Featured in Health Business Daily, Feb. 26, 2018

New Generic HIV/AIDS Drugs May Have Limited Impact

A longer version of this article was published in the Feb. 23, 2018, issue of RADAR ON DRUG BENEFITS. Subscribe today for biweekly business strategies and analysis for health plans, employers, PBMs and pharma companies.

February 26, 2018

Though several new generics for HIV/AIDS are on deck for the U.S., they likely won’t create significant disruptions to the market due to the complexity of HIV/AIDS treatment and the current use of combination therapies.

Two generic products have been introduced: Mylan N.V. launched a generic version of Bristol-Myers Squibb’s Sustiva (efavirenz), and Teva Pharmaceutical Industries Ltd. launched a generic version of Gilead Sciences’ Viread (tenofovir disoproxil fumarate). These two products are mainly used in combination therapies with other drugs that still have patent protection.

“While the prospects of more generics becoming available for HIV drugs is exciting, significant uptake of generics will likely be challenging due to HIV treatment regimens that require triple and quad medication therapy cocktails,” says Lynn Nishida at Solid Benefit Guidance. “The need to combine individual generic components — while certainly possible — will add an element of complexity and bring challenges in competing in a market that has been largely dominated for years as one pill once daily/all-in-one combination pills.”

Teva also gained FDA approval for a generic version of Truvada (emtricitabine and tenofovir disoproxil fumarate), which might have the most potential for uptake in the near future, says PerformRx President Mesfin Tegenu.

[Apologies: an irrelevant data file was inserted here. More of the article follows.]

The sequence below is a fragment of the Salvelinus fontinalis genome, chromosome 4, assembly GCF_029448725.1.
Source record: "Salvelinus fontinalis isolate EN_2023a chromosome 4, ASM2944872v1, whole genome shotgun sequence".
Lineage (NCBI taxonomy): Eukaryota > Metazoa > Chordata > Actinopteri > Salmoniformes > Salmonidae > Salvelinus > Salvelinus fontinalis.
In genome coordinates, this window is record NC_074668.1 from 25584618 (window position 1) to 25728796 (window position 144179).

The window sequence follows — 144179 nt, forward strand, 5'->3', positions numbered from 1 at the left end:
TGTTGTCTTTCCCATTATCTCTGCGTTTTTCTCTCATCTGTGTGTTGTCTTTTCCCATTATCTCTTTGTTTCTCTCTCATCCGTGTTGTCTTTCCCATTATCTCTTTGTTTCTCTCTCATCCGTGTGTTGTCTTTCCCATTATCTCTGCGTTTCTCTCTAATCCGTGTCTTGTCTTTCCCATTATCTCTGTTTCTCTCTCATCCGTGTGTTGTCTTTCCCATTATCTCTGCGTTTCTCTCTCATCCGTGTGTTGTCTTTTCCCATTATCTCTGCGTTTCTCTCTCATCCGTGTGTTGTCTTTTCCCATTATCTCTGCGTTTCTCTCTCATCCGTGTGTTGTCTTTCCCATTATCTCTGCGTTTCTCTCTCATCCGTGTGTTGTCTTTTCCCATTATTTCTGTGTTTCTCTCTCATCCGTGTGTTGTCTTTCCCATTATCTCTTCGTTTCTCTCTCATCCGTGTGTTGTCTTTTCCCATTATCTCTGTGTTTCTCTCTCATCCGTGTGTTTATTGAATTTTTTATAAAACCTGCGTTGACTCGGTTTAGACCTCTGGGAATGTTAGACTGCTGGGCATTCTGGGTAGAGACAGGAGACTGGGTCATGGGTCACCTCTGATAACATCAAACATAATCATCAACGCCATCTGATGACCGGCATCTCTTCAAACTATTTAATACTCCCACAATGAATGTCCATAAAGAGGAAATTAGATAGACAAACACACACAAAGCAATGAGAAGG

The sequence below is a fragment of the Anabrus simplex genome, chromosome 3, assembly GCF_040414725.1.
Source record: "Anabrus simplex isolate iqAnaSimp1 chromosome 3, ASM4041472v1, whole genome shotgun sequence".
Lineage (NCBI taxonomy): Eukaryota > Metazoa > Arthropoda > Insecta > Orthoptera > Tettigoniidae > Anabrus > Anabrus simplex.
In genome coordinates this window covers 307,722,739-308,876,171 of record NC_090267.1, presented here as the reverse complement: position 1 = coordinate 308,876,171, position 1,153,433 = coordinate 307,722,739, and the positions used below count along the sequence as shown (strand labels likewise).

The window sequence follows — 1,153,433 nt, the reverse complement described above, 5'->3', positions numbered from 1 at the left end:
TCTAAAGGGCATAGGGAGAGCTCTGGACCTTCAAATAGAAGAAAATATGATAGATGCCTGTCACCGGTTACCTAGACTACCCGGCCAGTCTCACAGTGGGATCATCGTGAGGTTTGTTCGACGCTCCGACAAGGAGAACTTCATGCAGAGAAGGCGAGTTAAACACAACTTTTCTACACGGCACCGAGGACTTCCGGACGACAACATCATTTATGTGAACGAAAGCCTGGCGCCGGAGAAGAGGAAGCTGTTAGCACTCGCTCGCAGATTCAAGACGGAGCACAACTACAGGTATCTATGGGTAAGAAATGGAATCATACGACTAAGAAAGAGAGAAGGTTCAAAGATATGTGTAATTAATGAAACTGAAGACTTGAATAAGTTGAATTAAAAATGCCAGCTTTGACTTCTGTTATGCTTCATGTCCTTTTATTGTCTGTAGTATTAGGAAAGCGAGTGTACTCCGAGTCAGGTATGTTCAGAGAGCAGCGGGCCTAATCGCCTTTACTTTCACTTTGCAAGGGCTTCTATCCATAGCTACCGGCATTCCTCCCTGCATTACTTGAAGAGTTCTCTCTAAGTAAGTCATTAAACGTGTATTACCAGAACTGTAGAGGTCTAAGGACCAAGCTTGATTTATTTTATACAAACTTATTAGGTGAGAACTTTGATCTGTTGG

Nishida agrees, but adds “[t]he degree to which plans will place prior authorization on the brand to divert prescriptions to the generic will likely depend on how fast the price of the generic falls relative to the brand as multiple manufacturers bring their generic versions to market.”

As Teva has not announced the date to launch genetic Truvada and its future price remains unknown, it is unclear when these potential savings might materialize.

In addition, switching a patient to take two individual HIV/AIDS drugs instead of a two-drug combination has never been successful, according to Tegenu.

Increasing the number of tablets a patient must take also increases copays and adds difficulties to patient compliance. Nishida suggests that plans follow the best practice of tracking markers of medication adherence.

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